19 December 2019
Author: Ron van der Ploeg
THE HAGUE, Netherlands: Average farm business income in the Netherlands slightly increased in 2019 with greenhouse growers and pig farmers reaping most of the rewards. In ornamentals, adverse weather conditions in spring negatively affected the income of Dutch bedding plant growers, while in cut flowers such as Lisianthus and Freesia, growers achieved a positive return on their activities.
Wageningen Economic Research (WER), formerly known as LEI, in collaboration with Dutch statistics office CBS, on Monday 16th December updated their farm income forecast for 2019. According to the agency average Dutch farm business income was €57,000 in 2019, a €6000 higher income compared to 2018. The figures represent the financial performance of what WER describes as ‘the unpaid annual work unit’ or the financial return to all unpaid labour on the farms (farmers and spouses and family workers).
A key influencing factor was the outbreak of the African swine fever in China – the country that accounts for half of the world’s hog production – which caused the death of hundreds of millions of animals and rocketing pork imports into China from countries such as the Netherlands.
Putting things into perspective, Robert Hoste, senior pig production economist at WER, said that he had just returned from China where he frequently saw ‘sold-out labels’ covering pork dishes on the restaurant’s menu cards. “Pork is a big deal in China, strongly interwoven with Chinese culture”, he added, “and prices passed the €5 per kilogram record earlier this year.”
Another driving force behind the Dutch farm income increase is greenhouse horticulture with Western Europe’s record temperatures in summer raising the appetite and price for ‘hydrating’ bell peppers and tomatoes from Dutch greenhouses. Overall, the income for Dutch vegetable greenhouse grower was €290,000.
While there’s an old Dutch grower’s saying ‘Vrouwen Bloot Prijzen in de Goot’ which loosely translates as ‘sunbathing women, wilting flower prices’ Dutch cut flowers grown under cover or in the open performed reasonably well. The income for Dutch flower growers in 2019 was €201,000 meanly thanks to better prices in for example Lisianthus and Freesia and a notable decrease in energy costs. However, now that the Dutch government has announced a hike in tax for gas and the storage for sustainable energy (ODE) for the coming years, there are higher levels of uncertainty among growers.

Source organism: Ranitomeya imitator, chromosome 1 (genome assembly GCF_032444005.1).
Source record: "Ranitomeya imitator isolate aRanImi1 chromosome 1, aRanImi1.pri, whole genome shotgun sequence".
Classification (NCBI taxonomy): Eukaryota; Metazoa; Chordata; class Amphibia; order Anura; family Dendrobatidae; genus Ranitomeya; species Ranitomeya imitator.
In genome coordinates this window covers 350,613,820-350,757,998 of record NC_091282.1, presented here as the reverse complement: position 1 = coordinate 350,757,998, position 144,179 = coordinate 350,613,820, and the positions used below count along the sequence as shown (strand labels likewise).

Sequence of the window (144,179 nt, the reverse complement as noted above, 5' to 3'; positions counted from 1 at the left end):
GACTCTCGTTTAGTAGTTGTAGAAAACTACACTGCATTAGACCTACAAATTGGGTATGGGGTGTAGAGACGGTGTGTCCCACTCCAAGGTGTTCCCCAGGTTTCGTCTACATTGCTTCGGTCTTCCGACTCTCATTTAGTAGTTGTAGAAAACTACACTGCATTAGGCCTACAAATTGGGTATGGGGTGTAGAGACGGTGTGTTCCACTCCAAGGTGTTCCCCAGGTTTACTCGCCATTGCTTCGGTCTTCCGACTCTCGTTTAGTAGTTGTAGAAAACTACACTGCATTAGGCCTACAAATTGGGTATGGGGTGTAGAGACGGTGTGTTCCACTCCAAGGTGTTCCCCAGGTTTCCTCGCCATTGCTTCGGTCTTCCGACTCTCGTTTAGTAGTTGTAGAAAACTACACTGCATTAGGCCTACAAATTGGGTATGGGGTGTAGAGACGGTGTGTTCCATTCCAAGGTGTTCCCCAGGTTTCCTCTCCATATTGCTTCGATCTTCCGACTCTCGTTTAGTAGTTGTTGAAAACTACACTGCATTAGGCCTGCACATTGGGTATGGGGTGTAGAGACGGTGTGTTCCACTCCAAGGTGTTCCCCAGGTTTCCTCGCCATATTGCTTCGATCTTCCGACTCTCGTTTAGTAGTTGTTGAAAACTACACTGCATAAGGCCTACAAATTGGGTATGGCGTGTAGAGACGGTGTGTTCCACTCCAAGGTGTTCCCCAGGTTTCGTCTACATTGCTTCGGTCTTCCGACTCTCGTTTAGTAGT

WER presented a less than rosy picture for Dutch suppliers of greenhouse grown plants, expect from green foliage plants. Actively promoted on social media and by gardening communities and ‘Instaplant’ influencers Ficus, Monstera and Philodendron continue to ride the wave of popularity providing a stable income for growers. However, the spring of 2019 was generally somewhat unsettled, which caused a lower influx of bedding plant shoppers in garden centres and lower prices for growers.
In 2019, average farm business income for Dutch plant growers was €132,000 with individual businesses having a significant influence on the overall results. One good example is the production of potted Phalaenopsis. According to WER sector specialist Jan Benninga this sub sector hosts low performers, who are currently managed by their bank’s financial restructuring and recoveries division. However, there are also blooming good examples of growers who differentiate themselves in the marketplace with unbeatable product quality and merchandising concept that provide added value for both garden retailers and consumers. Benninga says that overall the market for Dutch Phalaenopsis is challenging and still in the doldrums. But he is not entirely pessimistic as November saw better product prices probably due to decreased supplies.
In its statistical notice, WER also provided some positive news with regards to the Dutch nursery stock sector, which, according to Benninga, continues to enjoy strong market demand. Growers of trees and shrubs saw their average income increase with €6,000 to €7,000.
Other notable conclusions from the survey, include an income rise for Dutch bulb farms primarily due to higher yields in tulips and lilies and a rightly balanced demand and supply.